Food is a wonderful thing. It nourishes us. It gives us pleasure. It provides an excuse to be social. It’s also something that you should have around when you’re playing some games. Here we have a game themed around food and one of my favourite types of food too!
Sushi Go! is a card drafting game were players will draft cards with cute pictures of sushi on them in order to form sets. Different sets will score different amounts of points. The person with the most points at the end of 3 rounds will be the winner.
Sushi Go! was first released in 2013 by Gamewright. My kids and I first saw it played on TableTop. After that it was something that they just had to play. So the first chance that I go to purchase it, locally, I got it.
For the TL;DR version click here.
Opening the Box
Specs on the box
The game comes in a rather nice looking tin. I’m not sure if it’s just my copy or not but I find that the lid of the tin does not snap shut very securely. So if it were to tip over the lid will fall off. I just used a rubber band to hold it closed and now it reminds me of a bento box.
Inside the tin we have 108 cards and a rule book. The cards sit nice and snugly in an insert, which I’ve had to get rid of. My cards started to show wear alarmingly quickly so I had to buy sleeves as soon as possible. This means that they don’t fit into the insert quite a well as they should.
The idea of the game is that you and your friends have gone out for a meal of sushi. The cards that you pass around are like a sushi conveyor belt and you need to pull off (draft) what you would like to eat. A nice touch is that the puddings are only scored at the end of the whole game, unlike the sushi which is scored every round. So it’s like a real meal with dessert at the end.
Sushi Go! has one of the problems common to most games of this type. The cards get clumped into their sets and need a good shuffle before or after each game to keep them random. Once that is done you are ready to go.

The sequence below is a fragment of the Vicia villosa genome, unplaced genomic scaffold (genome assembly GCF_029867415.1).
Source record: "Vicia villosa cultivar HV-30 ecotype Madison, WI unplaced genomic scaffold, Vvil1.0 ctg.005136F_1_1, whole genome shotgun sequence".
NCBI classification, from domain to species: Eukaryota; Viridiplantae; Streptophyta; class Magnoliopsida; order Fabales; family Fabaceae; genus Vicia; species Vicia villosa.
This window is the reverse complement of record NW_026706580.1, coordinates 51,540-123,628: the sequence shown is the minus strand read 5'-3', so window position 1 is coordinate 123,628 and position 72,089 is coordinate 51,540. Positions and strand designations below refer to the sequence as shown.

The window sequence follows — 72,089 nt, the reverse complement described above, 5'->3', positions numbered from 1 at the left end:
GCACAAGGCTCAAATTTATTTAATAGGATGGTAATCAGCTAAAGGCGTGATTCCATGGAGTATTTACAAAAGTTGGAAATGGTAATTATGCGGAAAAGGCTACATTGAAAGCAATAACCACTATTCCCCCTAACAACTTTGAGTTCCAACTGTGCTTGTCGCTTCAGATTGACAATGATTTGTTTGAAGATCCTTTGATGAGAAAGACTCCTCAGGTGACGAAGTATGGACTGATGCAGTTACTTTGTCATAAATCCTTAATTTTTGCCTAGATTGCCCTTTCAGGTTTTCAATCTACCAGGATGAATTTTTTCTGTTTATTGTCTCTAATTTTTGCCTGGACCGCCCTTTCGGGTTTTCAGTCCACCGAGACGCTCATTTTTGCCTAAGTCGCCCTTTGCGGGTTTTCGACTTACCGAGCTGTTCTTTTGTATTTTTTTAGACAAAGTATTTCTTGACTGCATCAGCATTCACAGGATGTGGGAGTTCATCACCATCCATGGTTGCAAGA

Each player is dealt a hand of cards. The number of cards will vary based on the number of players. Then each player will select a card and keep it face down. Once everyone has done this they reveal the card that they have selected. So everyone can see what sets they are trying to build. Then they pass the remaining cards in their hands to the play on their left. Repeat the process until all of the cards have been used.
At the end of the round the sets are scored e.g. every set of 3 sashimi that you have will get you 10 points. Every 2 tempura will nett 5 points. If however your sets are incomplete then they will score 0. Some cards score on their own, others can provide multipliers and some sets will go to the person who has drafted the most of them during that round.
After the score for the round is done, everyone will get a new set of cards and then start drafting again. This time it’s advised to pass the cards to the right, for round 3, pass the cards to the left again.
At the end of round 3 the puddings are scored. The person with the most pudding will get 6 points and the person with the least will lose 6 points! The scores are totalled and the person with the most is the winner.
Fast, fun, easy to learn and easy to teach. It is also very compact so it travels very easily and it does not require much space to play. I would have liked some means of keeping score though, like a small note pad and a pencil. A smart phone will do in a pinch though.
Despite being so easy there is actually a surprising amount of strategy in this game. You need to remember all of the cards so you can track which sets are still available and decide if you want to hate draft, take a card that someone else needs but you don’t, or if you should switch sets etc.
The chop sticks are a nice touch too, they are worthless on their own but they can allow you to draft 2 cards in a turn, if you put them back into the cards that you are passing on.
This one is a firm hit with the kids. It even made them try sushi for the first time. However I don’t see it growing to anything more than a filler game with my regular gaming group.
Can I braai with this?
Yes you can. I have done that multiple times already. It’s very easy to play and you can pause and take breaks, although you may not want to.